After years of extensive research and development into autonomous driving systems, software giant Google recently launched the latest phase of its self-driving car program: real-world testing of fully-autonomous pod-like driverless cars on the streets in and around its headquarters in Mountain View, California.
Following a long line of autonomous vehicles which trace their ancestry back to semi-autonomous Toyota Prius prototype vehicles from 2009, Google’s pod-like cars are currently being supervised by fully-trained Google specialists. Fitted with removable steering wheels and pedal boxes, Google’s pod-cars will eventually ditch the conventional controls altogether and operate completely autonomously, but actually run the same software found in Google’s fleet of more conventional Lexus RX450h hybrid autonomous vehicles.
But while the eyes of the world are now focused on Google’s custom-made, custom-designed pod-like urban electric vehicles, that doesn’t mean Google’s existing autonomous drive prototypes — namely the Lexus RX450h prototypes — don’t have a place in Google’s autonomous driving program.
Indeed, while many will continue to drive in and around Mountain View, adding to the many millions of miles clocked up by Google’s self-driving cars on a weekly basis, two are already on assignment in a new location: Austin, Texas.
That’s according to Reuters, which said on Tuesday that Google has just opened up a new autonomous vehicle test program in the Bat City.
The move to Austin is an important one for the software company, which to date has focused almost exclusively on operating its autonomous driving cars in and around the San Francisco Bay. Indeed, this is the first time since the autonomous driving program was launched at Google in 2009 that the company has sent its cars outside of California — save for a few media demonstrations and show appearances.
Given several other states, including Nevada and Florida, already offer autonomous car test programs, the choice of Austin Texas may be a strange one. But as Fortune points out, Austin has some features which make it the ideal venue for testing autonomous car technology.
First of all, there’s the city itself. Known for being one of the more liberal and forward-thinking cities in the great state of Texas, Austin is known for its innovative, forward-thinking attitudes to the world.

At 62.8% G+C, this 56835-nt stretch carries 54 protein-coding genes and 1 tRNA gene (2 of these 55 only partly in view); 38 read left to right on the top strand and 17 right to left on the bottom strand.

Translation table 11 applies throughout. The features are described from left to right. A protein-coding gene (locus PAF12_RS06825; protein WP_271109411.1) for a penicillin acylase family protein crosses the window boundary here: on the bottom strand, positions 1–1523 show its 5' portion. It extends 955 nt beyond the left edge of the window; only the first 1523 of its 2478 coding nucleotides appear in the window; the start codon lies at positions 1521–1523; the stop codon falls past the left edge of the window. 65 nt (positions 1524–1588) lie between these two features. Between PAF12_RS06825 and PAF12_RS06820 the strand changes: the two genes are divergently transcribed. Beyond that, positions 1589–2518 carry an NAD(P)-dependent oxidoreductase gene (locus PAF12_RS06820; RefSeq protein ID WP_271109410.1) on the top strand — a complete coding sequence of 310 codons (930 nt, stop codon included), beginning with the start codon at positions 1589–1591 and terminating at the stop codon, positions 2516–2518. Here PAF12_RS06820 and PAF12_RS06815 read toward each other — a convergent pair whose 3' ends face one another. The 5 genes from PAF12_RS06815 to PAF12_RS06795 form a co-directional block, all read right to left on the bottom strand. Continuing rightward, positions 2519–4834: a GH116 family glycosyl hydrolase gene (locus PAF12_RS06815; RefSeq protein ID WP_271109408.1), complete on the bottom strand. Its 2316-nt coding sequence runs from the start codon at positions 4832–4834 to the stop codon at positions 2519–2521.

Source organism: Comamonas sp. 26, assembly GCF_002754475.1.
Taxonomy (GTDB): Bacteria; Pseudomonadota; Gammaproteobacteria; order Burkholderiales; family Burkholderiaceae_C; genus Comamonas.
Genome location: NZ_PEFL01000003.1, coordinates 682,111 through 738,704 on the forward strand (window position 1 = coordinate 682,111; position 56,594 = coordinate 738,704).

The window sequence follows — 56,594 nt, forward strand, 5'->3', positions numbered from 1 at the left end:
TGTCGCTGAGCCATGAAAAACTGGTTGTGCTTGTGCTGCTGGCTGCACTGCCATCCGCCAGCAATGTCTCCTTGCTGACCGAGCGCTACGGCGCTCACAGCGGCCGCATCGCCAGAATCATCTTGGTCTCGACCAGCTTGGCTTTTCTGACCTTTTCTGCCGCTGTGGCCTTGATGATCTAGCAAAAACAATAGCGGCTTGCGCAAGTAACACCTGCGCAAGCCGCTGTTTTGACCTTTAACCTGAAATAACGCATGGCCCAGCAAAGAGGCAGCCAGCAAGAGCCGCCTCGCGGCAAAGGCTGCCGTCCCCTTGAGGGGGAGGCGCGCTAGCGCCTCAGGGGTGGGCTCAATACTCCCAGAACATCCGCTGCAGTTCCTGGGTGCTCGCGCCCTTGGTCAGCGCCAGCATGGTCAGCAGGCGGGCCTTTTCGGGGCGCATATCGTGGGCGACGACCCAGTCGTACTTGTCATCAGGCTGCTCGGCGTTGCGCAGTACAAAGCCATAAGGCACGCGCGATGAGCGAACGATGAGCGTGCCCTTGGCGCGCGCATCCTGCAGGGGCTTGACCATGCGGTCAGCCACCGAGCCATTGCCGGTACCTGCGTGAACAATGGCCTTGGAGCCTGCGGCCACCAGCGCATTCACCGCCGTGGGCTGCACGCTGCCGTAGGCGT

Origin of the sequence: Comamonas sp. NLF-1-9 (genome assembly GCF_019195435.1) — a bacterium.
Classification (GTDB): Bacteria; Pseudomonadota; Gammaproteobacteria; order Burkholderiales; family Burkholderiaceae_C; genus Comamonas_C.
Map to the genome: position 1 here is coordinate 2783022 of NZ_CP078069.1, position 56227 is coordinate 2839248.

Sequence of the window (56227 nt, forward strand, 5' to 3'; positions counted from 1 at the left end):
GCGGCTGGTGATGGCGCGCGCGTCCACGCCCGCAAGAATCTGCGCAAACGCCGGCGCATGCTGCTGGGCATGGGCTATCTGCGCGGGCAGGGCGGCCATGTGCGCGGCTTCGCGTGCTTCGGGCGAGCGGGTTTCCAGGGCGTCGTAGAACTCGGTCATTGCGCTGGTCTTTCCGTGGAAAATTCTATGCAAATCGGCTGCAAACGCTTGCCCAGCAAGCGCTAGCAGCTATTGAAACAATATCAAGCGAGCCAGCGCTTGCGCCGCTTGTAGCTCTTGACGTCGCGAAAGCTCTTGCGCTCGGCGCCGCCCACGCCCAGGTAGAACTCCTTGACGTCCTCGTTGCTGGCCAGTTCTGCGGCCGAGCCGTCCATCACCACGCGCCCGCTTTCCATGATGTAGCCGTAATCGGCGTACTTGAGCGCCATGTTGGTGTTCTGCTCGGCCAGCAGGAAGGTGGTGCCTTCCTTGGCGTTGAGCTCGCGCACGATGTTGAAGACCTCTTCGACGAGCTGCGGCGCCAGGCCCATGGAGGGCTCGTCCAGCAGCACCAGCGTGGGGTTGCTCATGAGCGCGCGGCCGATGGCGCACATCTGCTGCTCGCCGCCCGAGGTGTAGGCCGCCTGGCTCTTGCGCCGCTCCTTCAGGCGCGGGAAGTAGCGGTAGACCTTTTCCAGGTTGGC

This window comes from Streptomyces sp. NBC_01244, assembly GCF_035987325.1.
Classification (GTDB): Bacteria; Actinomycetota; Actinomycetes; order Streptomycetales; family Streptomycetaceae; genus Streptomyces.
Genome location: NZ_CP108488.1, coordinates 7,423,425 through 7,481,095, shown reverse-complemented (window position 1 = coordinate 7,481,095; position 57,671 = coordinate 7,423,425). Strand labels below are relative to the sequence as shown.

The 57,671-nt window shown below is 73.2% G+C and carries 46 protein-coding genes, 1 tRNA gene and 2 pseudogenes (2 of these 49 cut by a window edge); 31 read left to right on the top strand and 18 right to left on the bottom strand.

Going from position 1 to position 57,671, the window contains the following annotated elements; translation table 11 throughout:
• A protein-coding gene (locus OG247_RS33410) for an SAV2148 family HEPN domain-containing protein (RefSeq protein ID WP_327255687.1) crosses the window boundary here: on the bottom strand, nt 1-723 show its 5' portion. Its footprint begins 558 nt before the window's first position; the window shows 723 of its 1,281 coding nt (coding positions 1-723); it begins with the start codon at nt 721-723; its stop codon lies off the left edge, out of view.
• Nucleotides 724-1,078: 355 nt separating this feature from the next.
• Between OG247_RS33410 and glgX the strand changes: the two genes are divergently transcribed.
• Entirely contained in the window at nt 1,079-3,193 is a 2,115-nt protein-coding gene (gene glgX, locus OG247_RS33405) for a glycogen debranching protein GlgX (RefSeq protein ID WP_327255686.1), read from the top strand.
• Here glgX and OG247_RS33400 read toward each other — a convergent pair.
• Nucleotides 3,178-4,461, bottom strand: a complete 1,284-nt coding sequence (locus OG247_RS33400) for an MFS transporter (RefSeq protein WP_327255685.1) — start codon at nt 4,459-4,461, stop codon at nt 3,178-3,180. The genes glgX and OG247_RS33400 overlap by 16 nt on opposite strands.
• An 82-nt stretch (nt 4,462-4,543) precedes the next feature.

“They’re a city that loves innovation, whether it’s in music or food or technology,” Google’s Courtney Hohne said in a statement to Fortune yesterday. “We know they’ll give us some great feedback on how we’re driving.”
Then there’s the city itself. According to a recent study by researchers at the University of Texas — who ran simulation models based on actual road trips made in the Austin — the compact urban core of Austin, combined with its surrounding urban sprawl, are perfect for autonomous driving programs.
Indeed, the report suggested, the ways in which the roads in the city of Austin are laid out, each autonomous vehicle could displace nine traditional cars on the same streets, dramatically reducing the number of cars on the road overall and reducing both congestion and pollution too.
Finally, there’s the small fact that Google already has an established base in Austin, thanks to it being one of the first cities to receive Google’s super-fast gigabit Google Fibre. While that might not be a big factor at the moment, an expansion of Google’s autonomous drive program there will be made far easier by a high-capacity, super-fast internet connection between Austin and Mountain View.
As with all the other autonomous driving programs taking place around the U.S. right now, we’ll be keeping a special eye on progress in Austin and you’ll know how well the autonomous Lexus RX450h cars fit in as soon as we do.
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